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At issue in this divorce case was whether the trial court properly divided the parties’ community home eighty percent to Wife and twenty percent to Husband where Husband had been convicted for the continuous sexual abuse of Wife’s daughter and where Husband used the family home to commit the abuse. The court of appeals affirmed the property division, concluding that “[t]he division should not be a punishment for the spouse at fault.” Wife appealed, arguing that the division was not just and right. A plurality of the Supreme Court reversed and remanded the case to the trial court for further proceedings, holding that where Husband was convicted of using community property to sexually abuse his stepdaughter, it was not “just and right,” as a matter of law, to award Husband an interest in the family home. View "Bradshaw v. Bradshaw" on Justia Law

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The Supreme Court held that trial courts must expressly rule on objections in writing for error to be preserved. Plaintiffs sued Allstate Texas Lloyds and one of its adjusters (collectively, Allstate) asserting contractual and extra-contractual claims. Allstate moved for summary judgment. Plaintiffs filed a summary-judgment response that referred to certain pieces of summary-judgment evidence, including an affidavit, but Plaintiffs failed to attach any evidence to their response. The only evidence Plaintiffs provided was filed late. Allstate objected in writing to Plaintiffs’ summary-judgment evidence on multiple grounds. The trial court granted summary judgment for Allstate but did not specify the grounds for its judgment. The court of appeals affirmed, holding that Plaintiffs’ only summary-judgment evidence was incompetent. The Supreme Court reversed, holding (1) unless Allstate complained of a defect in the evidence’s substance, rather than its form, it was obligated not only to object but also to obtain a ruling on its objection; and (2) Allstate’s objections were waived in this case. View "Seim v. Allstate Texas Lloyds" on Justia Law

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Trial court orders enforcing an agreed spousal-support obligation, specifically, a wage-withholding order and an order assigning retirement benefits to enforce unpaid spousal support, were void. An Oklahoma court entered an order approving and incorporating the parties’ agreements regarding spousal-support obligations. After Husband filed for divorce in Texas, Wife filed the Oklahoma order in the Texas court. The court granted the divorce, incorporating the agreements as approved in the Oklahoma order. The court then issued various post-divorce orders to enforce Husband’s obligations. Husband appealed, challenging a qualified domestic relations order assigning Wife interests in Husband’s retirement accounts and the order dismissing his motion to vacate a wage-withholding order. The court of appeals affirmed as modified. The Supreme Court reversed, holding (1) wage withholding is not available to support all spousal-support judgments in Texas; and (2) the trial court acted without statutory authority when it assigned additional interests in Husband’s retirement accounts to Wife for Husband’s support arrearages. View "Dalton v. Dalton" on Justia Law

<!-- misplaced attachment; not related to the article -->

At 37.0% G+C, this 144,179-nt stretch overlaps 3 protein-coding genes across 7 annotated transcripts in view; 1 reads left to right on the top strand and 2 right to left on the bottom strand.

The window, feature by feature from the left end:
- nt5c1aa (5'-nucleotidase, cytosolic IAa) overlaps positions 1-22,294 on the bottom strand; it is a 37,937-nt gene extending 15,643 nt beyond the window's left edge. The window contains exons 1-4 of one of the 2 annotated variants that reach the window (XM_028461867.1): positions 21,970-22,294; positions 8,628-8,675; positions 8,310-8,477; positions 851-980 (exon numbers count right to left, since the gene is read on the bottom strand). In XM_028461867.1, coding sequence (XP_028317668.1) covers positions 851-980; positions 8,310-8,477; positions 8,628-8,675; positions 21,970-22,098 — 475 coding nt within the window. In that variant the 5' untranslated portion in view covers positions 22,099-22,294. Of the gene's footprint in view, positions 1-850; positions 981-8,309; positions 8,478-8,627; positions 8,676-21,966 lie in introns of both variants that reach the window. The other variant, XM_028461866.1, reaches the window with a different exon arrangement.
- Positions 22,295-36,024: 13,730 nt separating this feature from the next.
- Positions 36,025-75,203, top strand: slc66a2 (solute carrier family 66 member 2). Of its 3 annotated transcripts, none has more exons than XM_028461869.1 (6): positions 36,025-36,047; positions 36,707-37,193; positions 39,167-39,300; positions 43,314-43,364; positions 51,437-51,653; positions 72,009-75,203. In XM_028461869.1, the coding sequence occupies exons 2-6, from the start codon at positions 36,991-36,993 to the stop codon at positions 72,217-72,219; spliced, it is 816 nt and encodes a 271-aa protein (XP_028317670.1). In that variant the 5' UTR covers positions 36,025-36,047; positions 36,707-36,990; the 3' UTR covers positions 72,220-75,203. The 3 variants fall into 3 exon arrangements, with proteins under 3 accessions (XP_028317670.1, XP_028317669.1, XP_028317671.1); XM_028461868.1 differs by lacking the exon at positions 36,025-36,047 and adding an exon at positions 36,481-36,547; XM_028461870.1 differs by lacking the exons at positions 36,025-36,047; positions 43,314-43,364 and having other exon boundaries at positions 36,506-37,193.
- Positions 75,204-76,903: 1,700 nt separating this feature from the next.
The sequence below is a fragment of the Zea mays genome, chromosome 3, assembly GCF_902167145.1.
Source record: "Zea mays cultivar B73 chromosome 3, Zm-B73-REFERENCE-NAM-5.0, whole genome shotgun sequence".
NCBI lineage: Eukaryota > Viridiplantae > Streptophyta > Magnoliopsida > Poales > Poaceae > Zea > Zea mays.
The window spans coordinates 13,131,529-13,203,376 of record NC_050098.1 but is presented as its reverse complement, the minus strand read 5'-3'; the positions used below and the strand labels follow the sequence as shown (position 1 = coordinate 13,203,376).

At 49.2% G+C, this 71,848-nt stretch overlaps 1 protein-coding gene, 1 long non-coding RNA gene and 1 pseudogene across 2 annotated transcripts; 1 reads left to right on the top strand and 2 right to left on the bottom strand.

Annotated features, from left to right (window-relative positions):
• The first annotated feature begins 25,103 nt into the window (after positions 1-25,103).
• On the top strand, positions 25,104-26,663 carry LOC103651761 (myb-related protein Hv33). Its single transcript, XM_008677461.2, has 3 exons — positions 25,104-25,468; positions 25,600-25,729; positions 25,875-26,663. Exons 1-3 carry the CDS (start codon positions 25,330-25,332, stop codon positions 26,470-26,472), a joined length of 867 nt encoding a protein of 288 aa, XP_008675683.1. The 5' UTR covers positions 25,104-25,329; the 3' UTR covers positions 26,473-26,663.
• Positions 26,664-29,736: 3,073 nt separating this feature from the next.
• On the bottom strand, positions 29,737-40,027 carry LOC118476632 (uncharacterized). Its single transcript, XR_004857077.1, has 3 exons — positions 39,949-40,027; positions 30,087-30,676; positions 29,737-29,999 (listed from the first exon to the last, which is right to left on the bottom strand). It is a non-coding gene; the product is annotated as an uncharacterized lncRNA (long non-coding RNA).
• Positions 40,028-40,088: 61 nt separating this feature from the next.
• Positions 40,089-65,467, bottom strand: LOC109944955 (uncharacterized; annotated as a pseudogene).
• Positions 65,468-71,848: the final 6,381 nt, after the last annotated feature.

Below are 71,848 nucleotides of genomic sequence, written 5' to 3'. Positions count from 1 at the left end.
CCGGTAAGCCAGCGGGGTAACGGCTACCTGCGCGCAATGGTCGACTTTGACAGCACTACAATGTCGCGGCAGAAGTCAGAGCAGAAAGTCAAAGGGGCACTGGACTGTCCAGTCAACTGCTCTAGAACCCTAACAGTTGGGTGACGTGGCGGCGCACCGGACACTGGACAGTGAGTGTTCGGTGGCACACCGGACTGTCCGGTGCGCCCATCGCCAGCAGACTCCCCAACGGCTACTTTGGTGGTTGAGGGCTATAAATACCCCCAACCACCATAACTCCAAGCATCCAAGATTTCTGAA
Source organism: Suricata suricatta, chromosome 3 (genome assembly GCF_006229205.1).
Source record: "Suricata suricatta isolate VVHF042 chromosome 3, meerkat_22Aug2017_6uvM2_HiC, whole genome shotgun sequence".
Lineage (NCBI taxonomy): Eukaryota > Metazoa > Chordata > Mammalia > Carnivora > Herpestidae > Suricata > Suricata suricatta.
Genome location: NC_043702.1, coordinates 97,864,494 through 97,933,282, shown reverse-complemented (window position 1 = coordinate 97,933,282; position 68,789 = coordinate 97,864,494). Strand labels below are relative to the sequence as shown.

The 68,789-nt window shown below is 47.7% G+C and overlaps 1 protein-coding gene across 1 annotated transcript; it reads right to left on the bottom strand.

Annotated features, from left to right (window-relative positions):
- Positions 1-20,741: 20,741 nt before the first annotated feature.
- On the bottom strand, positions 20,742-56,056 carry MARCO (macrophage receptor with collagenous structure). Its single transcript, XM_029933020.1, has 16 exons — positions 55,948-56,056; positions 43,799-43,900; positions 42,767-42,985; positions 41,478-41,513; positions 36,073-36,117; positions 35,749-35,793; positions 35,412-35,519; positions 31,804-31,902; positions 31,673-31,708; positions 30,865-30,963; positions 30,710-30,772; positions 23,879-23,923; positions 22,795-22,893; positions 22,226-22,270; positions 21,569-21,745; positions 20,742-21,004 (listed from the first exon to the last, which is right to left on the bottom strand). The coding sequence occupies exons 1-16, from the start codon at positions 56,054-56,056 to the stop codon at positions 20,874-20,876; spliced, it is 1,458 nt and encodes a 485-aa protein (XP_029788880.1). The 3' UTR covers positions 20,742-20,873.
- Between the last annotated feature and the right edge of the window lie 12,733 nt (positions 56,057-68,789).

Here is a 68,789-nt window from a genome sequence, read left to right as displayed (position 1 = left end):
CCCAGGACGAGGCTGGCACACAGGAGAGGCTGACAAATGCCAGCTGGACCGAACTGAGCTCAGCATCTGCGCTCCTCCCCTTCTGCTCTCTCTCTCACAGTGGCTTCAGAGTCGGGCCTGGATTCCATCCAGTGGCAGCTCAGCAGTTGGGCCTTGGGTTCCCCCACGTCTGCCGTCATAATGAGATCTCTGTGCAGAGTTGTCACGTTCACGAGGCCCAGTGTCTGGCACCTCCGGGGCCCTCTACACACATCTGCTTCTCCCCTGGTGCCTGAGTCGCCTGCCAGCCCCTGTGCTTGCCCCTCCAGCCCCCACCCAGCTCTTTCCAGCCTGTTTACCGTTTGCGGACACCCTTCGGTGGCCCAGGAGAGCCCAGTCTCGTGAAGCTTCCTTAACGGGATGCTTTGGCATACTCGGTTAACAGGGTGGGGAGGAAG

Posted in: Family Law

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The Supreme Court reversed the judgment of the court of appeals holding that the royalty interest reserved to the grantor in a 1951 deed was fixed - or set at a specific percentage of production - rather than floating - dependent on the royalty amount in the applicable oil and gas lease. Plaintiffs sought a declaratory judgment that the deed reserved a floating one-half royalty interest. The trial court declared that the deed reserved a floating one-half royalty interest. The court of appeals reversed, concluding that the royalty interest was fixed. The Supreme Court reversed in light of the language and structure of the reservation at issue, holding that the deed unambiguously reserved a floating one-half interest in the royalty in all oil, gas, or other minerals produced from the conveyed property. View "U.S. Shale Energy II, LLC v. Laborde Properties, L.P." on Justia Law

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In this divorce case, the Supreme Court affirmed the judgment of the court of appeals affirming the finding of the trial court that Wife’s attempt to rescind a premarital agreement triggered a clause in the agreement under which Wife lost a $5 million payment otherwise due to her. Prior to the parties’ marriage, they entered into an “Agreement in Contemplation of Marriage” under which Husband would make a lump-sum cash payment to Wife upon the entry of a divorce decree. The Agreement also contained a “no-contest” or “forfeiture” clause, under which Wife would lose her contractual right to the lump-sum payment. After Husband filed for divorce, Wife requested rescission of the Agreement. Ultimately, the trial court concluded that Wife forfeited any cash payment under the Agreement. The court of appeals affirmed. The Supreme Court affirmed, holding that by unsuccessfully seeking rescission of the Agreement and pursuing that remedy throughout the litigation, Wife lost her contractual right to the lump-sum payment under the Agreement. View "In re Marriage of I.C." on Justia Law

Posted in: Contracts, Family Law